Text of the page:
Lhe employees of Aiways are worried, just six years after the birth of their start-up in Shanghai, in 2017. A host of good fairies then looked at the cradle of the new electric vehicle manufacturer, one more on one already bloated market: former Volvo executives for management; technology giant Tencent, Chinese VTC leader Didi and battery champion CATL for capital; and the Chinese government for political anointing. Alas, the company, which has never made money, had to stop production in August and is struggling to pay employees who appealed to the state. The Aiways affair? An example, among others, of the landing of the Chinese automotive sector against a backdrop of overcapacity, a drop in local sales and a price war launched by the American Tesla at the end of 2022.
The Chinese President, Xi Jinping, has always displayed the ambition to make his country, as in other industrial fields, an automobile superpower, the equal of the United States, Japan and Germany. For more than ten years, start-ups and state companies have rushed into the market, supported by Beijing which subsidized them and secured their access to lithium, nickel, cobalt, graphite and rare earths essential to manufacturing. batteries. Today at a crossroads, the country has around fifty brands of electric or plug-in hybrid cars on an almost mature market.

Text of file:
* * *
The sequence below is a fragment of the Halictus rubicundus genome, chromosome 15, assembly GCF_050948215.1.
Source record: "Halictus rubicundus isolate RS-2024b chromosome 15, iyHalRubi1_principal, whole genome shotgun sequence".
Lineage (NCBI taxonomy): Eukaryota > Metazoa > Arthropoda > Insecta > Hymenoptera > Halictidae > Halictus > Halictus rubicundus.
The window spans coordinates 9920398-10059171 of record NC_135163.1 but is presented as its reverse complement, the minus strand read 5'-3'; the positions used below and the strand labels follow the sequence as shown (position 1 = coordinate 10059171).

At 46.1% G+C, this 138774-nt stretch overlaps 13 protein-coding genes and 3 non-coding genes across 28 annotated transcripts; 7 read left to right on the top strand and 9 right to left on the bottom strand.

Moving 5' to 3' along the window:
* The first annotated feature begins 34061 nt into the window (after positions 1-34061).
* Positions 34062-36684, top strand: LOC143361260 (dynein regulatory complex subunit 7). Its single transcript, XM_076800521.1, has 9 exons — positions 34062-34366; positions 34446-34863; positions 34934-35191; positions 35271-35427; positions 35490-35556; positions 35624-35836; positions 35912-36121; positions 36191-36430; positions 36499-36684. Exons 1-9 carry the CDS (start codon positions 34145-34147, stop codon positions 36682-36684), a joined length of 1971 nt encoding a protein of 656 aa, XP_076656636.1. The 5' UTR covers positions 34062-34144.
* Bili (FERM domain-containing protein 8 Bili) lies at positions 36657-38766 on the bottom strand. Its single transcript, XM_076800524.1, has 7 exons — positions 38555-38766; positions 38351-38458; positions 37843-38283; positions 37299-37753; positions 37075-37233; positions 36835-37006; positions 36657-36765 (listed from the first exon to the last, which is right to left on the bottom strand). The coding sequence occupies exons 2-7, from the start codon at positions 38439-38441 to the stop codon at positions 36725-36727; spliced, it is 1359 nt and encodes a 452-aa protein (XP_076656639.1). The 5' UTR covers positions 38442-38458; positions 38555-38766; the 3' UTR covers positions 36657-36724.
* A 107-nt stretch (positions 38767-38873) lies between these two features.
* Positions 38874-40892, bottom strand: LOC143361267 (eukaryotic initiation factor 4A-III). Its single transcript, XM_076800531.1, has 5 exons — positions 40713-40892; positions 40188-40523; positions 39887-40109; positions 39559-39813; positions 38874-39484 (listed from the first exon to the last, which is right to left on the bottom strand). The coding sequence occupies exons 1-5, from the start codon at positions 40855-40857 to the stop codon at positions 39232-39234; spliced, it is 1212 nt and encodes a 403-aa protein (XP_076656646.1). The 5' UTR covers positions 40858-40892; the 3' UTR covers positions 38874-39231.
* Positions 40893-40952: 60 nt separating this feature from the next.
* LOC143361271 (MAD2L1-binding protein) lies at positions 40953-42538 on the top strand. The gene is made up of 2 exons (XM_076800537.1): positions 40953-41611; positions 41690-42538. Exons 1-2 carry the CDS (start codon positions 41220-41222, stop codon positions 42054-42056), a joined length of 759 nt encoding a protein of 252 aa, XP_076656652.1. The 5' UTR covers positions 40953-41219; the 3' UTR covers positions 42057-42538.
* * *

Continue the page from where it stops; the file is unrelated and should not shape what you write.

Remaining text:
In 2022, China will roll off its embly lines more than 27 million vehicles of all types, 70% of which are produced by Chinese manufacturers. With such volumes, economies of scale, technological innovation and still cheap labor, their production costs are 15% to 40% lower than those of European and American manufacturers, depending on the models and marks. Recently born in the world of tech, certain Chinese companies had the advantage of starting from a blank slate; today they are being courted for partnerships with Western manufacturers marked, even handicapped, by a century-old “thermal” culture.
“The global automotive industry will experience profound changes over the next ten years”, predicts Paul Gong, senior analyst at UBS. The consolidation of the sector should leave only around ten powerful groups, such as BYD, GAC, SAIC, Geely or Li Auto. With abroad as a new horizon. “Globalization is the only way out”declared Wang Fengying, boss of Great Wall Motor, cited in a study by the Roland Berger firm (August 2022). “Within ten years, we will witness the birth of world-cl Chinese brands”added in this note the boss of Chang’an Automobile. A spirit of conquest that also drives William Li, founder of Nio: “China is the most difficult market, and if we are able to survive there, I see no reason why we cannot survive in Europe and the United States. »
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